Science shows that nutrition and mental health are linked. This connection is essential to many vital bodily functions.
The idea behind food impacting your overall mood and mental health may sound strange, but science shows our food choices impact both our brains and bodies. A primary reason for this is the close connection between the human gastrointestinal (GI) system and the brain.
Mindful eating involves paying attention to the messages your body sends when you are eating. During a meal, think about how you feel when you eat and what you are eating. Some nutrition professionals and mental health providers also recommend keeping a food journal. Tracking what you eat is an excellent way to understand your eating patterns and how nutrition affects your mood.3
Alcohol consumption is closely connected to several mental health conditions. Excessive alcohol can worsen symptoms of depression, anxiety, stress, and other mood disorders. Increased stress can have a negative impact on your diet, as alcohol is high in calories and carbohydrates, and mental health.4
Carbohydrates often get a bad reputation when it comes to a healthy diet. It is important to remember that not all carbs are the same. Some carbs are less beneficial to your diet and mental health than others.
Complex carbohydrates give you energy. Key sources of complex carbohydrates include starchy vegetables, brown rice, beets, sweet potatoes, and quinoa. Many food choices have more nutritional value than other carbohydrate-containing foods and will keep you feeling fuller longer than simple carbs found in sweets.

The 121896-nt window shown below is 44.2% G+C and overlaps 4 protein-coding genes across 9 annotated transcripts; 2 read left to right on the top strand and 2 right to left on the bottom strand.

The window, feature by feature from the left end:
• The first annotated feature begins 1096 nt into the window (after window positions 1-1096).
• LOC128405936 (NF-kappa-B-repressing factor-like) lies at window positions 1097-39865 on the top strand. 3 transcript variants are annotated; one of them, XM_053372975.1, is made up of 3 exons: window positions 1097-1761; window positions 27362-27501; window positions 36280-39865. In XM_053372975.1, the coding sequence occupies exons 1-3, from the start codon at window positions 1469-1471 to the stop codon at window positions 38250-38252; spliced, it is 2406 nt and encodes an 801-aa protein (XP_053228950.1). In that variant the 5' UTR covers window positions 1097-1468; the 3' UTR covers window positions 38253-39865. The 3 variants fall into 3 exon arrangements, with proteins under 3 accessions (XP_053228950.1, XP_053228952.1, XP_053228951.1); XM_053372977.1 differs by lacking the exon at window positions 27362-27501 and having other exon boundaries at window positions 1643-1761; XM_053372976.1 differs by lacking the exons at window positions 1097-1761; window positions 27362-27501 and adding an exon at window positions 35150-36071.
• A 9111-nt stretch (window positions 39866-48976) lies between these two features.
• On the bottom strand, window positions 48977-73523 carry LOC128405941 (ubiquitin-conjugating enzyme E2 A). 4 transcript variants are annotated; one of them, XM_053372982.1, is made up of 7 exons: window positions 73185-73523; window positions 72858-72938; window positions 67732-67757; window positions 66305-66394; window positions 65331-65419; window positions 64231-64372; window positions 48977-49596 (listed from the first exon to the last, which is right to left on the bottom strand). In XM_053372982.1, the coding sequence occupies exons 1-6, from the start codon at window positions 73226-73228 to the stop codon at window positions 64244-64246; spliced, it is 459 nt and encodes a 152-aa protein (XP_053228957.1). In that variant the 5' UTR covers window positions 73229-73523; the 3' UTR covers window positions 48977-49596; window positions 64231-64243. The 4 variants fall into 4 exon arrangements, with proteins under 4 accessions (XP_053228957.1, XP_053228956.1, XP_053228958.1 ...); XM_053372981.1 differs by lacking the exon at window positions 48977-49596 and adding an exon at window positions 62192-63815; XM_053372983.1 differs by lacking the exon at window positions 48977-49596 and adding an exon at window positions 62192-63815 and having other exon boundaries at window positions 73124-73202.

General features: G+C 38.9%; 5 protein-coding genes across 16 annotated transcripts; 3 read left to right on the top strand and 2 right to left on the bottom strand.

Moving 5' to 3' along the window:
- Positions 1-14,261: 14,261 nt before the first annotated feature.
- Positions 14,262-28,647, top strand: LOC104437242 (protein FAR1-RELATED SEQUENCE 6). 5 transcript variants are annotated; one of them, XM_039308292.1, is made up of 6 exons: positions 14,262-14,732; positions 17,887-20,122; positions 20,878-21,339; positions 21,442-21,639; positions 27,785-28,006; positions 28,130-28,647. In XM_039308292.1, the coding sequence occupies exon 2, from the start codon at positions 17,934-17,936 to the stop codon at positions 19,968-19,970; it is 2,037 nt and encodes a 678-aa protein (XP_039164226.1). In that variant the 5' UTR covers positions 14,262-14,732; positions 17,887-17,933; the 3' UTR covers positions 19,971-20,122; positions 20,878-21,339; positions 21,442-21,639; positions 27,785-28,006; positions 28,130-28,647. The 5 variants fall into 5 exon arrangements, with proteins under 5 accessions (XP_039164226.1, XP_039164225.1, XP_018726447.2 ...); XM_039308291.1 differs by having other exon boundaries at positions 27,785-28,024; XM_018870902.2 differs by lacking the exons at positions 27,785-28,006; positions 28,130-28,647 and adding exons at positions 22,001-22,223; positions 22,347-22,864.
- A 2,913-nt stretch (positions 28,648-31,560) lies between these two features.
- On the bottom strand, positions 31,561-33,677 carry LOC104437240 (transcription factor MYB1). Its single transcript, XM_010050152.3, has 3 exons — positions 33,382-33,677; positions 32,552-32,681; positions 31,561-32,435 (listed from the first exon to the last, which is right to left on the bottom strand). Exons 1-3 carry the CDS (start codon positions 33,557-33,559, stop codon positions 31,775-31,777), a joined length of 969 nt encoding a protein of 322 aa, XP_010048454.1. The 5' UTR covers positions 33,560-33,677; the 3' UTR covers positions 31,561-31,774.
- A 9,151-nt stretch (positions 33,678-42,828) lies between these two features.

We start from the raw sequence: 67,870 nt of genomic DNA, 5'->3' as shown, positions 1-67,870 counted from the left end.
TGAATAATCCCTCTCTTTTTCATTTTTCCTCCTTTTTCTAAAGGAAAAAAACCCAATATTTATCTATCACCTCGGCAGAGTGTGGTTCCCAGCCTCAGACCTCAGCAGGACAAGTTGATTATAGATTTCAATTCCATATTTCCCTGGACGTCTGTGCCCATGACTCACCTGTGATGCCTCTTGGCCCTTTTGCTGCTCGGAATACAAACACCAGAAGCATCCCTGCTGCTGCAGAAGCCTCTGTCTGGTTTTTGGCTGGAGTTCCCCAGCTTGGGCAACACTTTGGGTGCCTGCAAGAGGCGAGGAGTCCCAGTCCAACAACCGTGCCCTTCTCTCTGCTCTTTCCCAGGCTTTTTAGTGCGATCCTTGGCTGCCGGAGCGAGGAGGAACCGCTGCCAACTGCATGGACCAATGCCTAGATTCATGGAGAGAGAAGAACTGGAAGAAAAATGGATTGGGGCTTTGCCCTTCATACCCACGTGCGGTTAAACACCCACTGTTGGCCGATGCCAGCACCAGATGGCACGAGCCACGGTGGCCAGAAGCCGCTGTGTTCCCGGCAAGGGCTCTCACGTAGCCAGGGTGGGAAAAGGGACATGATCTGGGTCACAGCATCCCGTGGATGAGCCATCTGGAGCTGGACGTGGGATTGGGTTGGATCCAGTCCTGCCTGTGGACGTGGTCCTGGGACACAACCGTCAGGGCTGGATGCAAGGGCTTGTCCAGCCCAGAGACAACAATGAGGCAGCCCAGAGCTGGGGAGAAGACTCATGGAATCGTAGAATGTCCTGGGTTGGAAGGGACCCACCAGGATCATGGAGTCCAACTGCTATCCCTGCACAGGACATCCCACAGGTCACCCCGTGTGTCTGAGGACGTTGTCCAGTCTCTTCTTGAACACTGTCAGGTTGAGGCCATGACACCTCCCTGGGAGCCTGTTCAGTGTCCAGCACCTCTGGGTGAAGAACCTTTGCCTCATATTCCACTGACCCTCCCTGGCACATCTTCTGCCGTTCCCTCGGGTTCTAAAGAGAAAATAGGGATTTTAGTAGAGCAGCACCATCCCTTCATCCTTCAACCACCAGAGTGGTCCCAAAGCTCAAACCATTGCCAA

While you can get many of these essential vitamins and minerals from a diet rich in mentally healthy foods, you can also talk to your primary care provider about adding supplements to your diet in areas where food may not provide ample daily intake.
The best diets for mental health include folate, iron, magnesium, zinc, B vitamins, and vitamins A and C. Fruits and vegetables are excellent sources of B and C vitamins. A recent review of over sixty nutrition and mental health studies showed that eating a diet rich in fruits and vegetables was associated with higher levels of self-efficacy and optimism and lower levels of psychological distress and depression.5
To better understand the link between nutrition and the brain, start by paying attention to how what you eat makes you feel. Consider your physical and mental health state both in the moment (as you are eating) and the day after. You can also gain a better understanding of nutritional psychiatry and the effects of diet on mental health by trying a “clean” diet for a period of two to three weeks.
A clean diet requires removing all processed foods and sugar from your meal plans. At the end of your experiment, consider how you feel compared to when you eat your regular diet. Some people report such significant changes when they eat a diet that focuses on nutrition for mental health that they do not return to their previous eating patterns.
Living with mental health conditions such as depression, anxiety, and other mood disorders can lead to several challenges to your overall health. If you or a loved one have a diagnosed mental health condition, it is important to seek help from a professional treatment program like San Diego Detox. As part of an individually designed rehab program using evidence-based therapy tools, you will learn more about your mental health and how to safely and effectively manage your symptoms.
In addition to proven therapy models, our team at San Diego Detox understands the importance of alternative therapies, including nutritional education. We will work with you to incorporate your diet into your overall mental health treatment plan. If you are ready to take the first steps towards healing, contact us at San Diego Detox today to learn more about mental health treatment at our luxury southern California program.